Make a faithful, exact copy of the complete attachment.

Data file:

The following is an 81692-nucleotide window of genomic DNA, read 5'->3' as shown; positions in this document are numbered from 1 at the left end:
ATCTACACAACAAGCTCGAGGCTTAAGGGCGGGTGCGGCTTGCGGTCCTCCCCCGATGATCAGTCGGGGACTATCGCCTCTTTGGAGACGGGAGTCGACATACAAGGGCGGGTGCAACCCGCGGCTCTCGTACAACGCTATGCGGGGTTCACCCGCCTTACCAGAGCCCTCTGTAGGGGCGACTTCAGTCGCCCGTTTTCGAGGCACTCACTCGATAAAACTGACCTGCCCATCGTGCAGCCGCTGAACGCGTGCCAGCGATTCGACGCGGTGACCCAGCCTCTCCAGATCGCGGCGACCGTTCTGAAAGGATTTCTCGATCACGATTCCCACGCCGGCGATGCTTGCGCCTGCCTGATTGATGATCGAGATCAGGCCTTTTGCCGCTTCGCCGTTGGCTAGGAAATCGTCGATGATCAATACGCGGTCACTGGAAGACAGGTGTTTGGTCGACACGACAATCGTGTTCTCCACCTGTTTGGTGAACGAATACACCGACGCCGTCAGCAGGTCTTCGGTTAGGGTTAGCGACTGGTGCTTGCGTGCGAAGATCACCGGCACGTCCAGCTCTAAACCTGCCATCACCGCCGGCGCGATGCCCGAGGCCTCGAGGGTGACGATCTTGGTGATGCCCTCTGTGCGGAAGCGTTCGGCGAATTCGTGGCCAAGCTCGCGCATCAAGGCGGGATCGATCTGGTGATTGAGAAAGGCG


The following is an 81692-nucleotide window of genomic DNA, read 5'->3' as shown; positions in this document are numbered from 1 at the left end:
ATCTACACAACAAGCTCGAGGCTTAAGGGCGGGTGCGGCTTGCGGTCCTCCCCCGATGATCAGTCGGGGACTATCGCCTCTTTGGAGACGGGAGTCGACATACAAGGGCGGGTGCAACCCGCGGCTCTCGTACAACGCTATGCGGGGTTCACCCGCCTTACCAGAGCCCTCTGTAGGGGCGACTTCAGTCGCCCGTTTTCGAGGCACTCACTCGATAAAACTGACCTGCCCATCGTGCAGCCGCTGAACGCGTGCCAGCGATTCGACGCGGTGACCCAGCCTCTCCAGATCGCGGCGACCGTTCTGAAAGGATTTCTCGATCACGATTCCCACGCCGGCGATGCTTGCGCCTGCCTGATTGATGATCGAGATCAGGCCTTTTGCCGCTTCGCCGTTGGCTAGGAAATCGTCGATGATCAATACGCGGTCACTGGAAGACAGGTGTTTGGTCGACACGACAATCGTGTTCTCCACCTGTTTGGTGAACGAATACACCGACGCCGTCAGCAGGTCTTCGGTTAGGGTTAGCGACTGGTGCTTGCGTGCGAAGATCACCGGCACGTCCAGCTCTAAACCTGCCATCACCGCCGGCGCGATGCCCGAGGCCTCGAGGGTGACGATCTTGGTGATGCCCTCTGTGCGGAAGCGTTCGGCGAATTCGTGGCCAAGCTCGCGCATCAAGGCGGGATCGATCTGGTGATTGAGAAAGGCG